So if you don’t have the attention span to make it through the 2 hours and 7 minutes of this movie to get to that message I mentioned, don’t bother. If you want to look at some beauties in little to nothing, go for it. If you want to have a film that you and your friends can let roll while you polish off a few bottles of Jack, Jim & Crown, this is for you. Or if you’re like me and can appreciate the time, work and effort it takes for an indy film to be made and want to see how the director did it with very little resources, then you should see this movie.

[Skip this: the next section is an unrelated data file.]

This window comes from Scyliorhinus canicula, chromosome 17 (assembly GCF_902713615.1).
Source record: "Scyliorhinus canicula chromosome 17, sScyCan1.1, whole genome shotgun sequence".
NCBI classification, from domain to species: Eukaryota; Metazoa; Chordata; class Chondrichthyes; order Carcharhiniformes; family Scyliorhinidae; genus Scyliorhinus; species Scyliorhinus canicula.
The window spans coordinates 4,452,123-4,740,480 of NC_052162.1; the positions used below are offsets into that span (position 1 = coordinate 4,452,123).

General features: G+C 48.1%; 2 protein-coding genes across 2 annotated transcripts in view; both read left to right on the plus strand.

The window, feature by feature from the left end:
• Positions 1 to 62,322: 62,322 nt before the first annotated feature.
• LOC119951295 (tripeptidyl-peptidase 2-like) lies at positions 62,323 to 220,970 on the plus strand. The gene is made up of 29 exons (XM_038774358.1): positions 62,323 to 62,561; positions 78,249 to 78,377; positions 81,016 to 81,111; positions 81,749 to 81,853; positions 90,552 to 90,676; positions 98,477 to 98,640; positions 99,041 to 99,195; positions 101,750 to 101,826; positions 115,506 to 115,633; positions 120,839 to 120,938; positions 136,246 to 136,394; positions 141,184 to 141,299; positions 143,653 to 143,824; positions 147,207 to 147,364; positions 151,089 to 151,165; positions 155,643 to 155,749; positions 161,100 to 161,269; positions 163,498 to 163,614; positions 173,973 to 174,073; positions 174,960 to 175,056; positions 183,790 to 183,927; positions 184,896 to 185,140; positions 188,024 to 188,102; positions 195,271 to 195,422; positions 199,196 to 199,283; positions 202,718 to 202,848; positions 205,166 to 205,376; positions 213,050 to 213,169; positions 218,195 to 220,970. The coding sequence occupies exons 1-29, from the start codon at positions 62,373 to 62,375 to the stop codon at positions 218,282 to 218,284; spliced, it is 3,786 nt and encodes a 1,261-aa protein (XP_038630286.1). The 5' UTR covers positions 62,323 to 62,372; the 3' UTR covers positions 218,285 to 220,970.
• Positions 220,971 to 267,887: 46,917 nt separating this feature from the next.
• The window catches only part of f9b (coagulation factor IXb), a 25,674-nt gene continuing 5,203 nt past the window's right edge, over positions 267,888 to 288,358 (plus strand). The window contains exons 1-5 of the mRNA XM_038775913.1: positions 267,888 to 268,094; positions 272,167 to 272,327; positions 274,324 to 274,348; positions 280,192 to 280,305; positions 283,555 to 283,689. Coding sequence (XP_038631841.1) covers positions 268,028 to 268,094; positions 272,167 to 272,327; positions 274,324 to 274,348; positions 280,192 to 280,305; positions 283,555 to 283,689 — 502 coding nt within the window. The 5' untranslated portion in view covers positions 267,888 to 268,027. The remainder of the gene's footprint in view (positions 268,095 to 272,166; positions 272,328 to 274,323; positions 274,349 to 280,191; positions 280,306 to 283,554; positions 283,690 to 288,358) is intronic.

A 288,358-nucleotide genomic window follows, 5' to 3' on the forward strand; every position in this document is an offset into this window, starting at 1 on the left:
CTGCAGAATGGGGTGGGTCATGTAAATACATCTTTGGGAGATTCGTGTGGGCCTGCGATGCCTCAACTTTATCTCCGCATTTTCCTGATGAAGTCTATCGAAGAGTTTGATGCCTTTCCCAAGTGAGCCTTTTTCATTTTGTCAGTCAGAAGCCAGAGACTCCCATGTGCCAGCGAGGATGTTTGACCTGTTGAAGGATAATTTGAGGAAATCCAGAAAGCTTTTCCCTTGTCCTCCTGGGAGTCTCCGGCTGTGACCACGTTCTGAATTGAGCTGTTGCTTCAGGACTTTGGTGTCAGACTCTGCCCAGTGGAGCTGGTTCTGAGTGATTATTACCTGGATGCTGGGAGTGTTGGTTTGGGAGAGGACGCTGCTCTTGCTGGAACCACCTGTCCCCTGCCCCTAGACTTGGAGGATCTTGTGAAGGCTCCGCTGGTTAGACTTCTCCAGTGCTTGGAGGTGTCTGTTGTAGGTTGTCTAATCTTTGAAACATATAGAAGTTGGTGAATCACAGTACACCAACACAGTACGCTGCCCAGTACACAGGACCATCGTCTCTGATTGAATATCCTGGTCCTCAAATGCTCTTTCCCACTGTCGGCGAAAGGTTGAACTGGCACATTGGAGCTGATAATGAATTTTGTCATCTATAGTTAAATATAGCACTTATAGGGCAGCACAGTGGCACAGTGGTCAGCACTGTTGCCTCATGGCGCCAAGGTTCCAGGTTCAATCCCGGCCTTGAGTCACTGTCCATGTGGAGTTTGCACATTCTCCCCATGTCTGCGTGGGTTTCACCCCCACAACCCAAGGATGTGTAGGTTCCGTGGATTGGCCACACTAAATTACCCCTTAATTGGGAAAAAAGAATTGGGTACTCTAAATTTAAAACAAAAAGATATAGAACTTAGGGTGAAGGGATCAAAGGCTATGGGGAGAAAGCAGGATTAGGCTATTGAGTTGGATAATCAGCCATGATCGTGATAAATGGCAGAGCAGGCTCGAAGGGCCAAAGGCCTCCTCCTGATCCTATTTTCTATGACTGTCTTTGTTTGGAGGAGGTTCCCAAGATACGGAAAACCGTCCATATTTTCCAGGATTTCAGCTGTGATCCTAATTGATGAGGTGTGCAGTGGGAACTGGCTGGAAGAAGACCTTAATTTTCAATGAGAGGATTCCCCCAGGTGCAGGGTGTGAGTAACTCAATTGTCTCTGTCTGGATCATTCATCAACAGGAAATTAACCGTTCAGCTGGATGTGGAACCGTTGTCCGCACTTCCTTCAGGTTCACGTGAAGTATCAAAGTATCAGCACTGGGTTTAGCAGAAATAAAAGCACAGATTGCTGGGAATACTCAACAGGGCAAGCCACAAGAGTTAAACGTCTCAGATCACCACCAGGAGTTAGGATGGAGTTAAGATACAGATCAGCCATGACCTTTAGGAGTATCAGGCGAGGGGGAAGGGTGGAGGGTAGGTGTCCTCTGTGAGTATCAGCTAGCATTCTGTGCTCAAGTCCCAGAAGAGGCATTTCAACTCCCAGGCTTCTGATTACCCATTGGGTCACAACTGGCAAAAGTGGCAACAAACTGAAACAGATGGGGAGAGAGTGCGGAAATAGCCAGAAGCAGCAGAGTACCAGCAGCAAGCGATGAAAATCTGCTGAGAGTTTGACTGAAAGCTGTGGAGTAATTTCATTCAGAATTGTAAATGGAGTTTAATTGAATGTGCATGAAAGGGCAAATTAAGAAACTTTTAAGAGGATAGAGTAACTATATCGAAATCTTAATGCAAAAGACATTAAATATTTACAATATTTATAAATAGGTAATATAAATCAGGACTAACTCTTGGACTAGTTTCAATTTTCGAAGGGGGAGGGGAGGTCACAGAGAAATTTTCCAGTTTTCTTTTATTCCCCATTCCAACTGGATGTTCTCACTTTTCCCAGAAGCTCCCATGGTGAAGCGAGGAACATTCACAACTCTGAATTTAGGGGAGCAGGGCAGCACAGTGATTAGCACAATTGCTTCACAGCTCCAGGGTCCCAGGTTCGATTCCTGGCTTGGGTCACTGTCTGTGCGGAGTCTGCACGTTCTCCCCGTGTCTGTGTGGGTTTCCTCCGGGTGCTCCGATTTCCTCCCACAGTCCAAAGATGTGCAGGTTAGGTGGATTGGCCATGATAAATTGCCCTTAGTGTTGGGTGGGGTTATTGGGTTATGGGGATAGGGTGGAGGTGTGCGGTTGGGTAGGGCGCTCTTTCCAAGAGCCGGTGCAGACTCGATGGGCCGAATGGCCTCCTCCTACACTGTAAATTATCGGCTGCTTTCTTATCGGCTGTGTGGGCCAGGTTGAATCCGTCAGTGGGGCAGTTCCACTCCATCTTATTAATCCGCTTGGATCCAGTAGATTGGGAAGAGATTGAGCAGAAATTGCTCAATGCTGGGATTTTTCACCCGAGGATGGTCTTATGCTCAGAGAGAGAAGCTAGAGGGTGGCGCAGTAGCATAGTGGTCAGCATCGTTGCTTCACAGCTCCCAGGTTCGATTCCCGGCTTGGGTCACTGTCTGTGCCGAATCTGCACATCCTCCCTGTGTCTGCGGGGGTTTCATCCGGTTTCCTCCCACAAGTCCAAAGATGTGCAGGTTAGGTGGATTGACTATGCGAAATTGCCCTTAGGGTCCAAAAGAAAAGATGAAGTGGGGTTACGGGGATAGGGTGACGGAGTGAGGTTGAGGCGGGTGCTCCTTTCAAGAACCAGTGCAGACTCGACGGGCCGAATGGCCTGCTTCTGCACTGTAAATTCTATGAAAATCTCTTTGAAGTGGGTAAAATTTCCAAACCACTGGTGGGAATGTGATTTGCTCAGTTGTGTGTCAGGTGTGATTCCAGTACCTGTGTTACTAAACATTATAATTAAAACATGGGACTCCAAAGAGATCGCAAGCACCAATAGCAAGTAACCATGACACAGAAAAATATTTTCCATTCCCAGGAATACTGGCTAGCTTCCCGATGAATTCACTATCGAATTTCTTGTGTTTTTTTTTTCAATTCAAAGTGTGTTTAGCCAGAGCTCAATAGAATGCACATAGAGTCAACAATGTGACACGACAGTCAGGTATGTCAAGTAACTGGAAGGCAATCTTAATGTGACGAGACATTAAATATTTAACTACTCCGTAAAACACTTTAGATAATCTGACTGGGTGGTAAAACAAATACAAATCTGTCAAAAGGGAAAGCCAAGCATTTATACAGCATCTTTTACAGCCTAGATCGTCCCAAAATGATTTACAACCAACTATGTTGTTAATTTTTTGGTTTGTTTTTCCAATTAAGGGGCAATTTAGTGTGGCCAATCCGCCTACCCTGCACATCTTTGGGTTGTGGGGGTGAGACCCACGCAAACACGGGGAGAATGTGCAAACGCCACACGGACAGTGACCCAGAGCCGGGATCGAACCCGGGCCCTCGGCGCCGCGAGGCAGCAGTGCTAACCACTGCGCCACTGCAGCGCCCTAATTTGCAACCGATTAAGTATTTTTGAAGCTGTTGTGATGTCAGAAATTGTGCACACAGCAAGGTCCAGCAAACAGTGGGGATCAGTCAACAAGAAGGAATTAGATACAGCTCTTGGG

If you want to see it, go to Bill’s Vimeo page where you can rent or buy this movie and stream it online: https://vimeo.com/billzebub/vod_pages
As of this writing, Bill has an Indiegogo page up to help fund his next project, “Dickshark.” https://www.indiegogo.com/projects/dickshark#/story. I made my donation so why don’t you.
Here is one final clip for you. It’s an outtake featuring Bill and Dangrrr Doll. And as a former Pro-Wrestler, Bill, my advice to you is learn how to bump. It will still hurt but not as much.
The Maxx Axe can be found on line on Facebook.com/TheMaxxAxe and Twitter @themaxxaxe.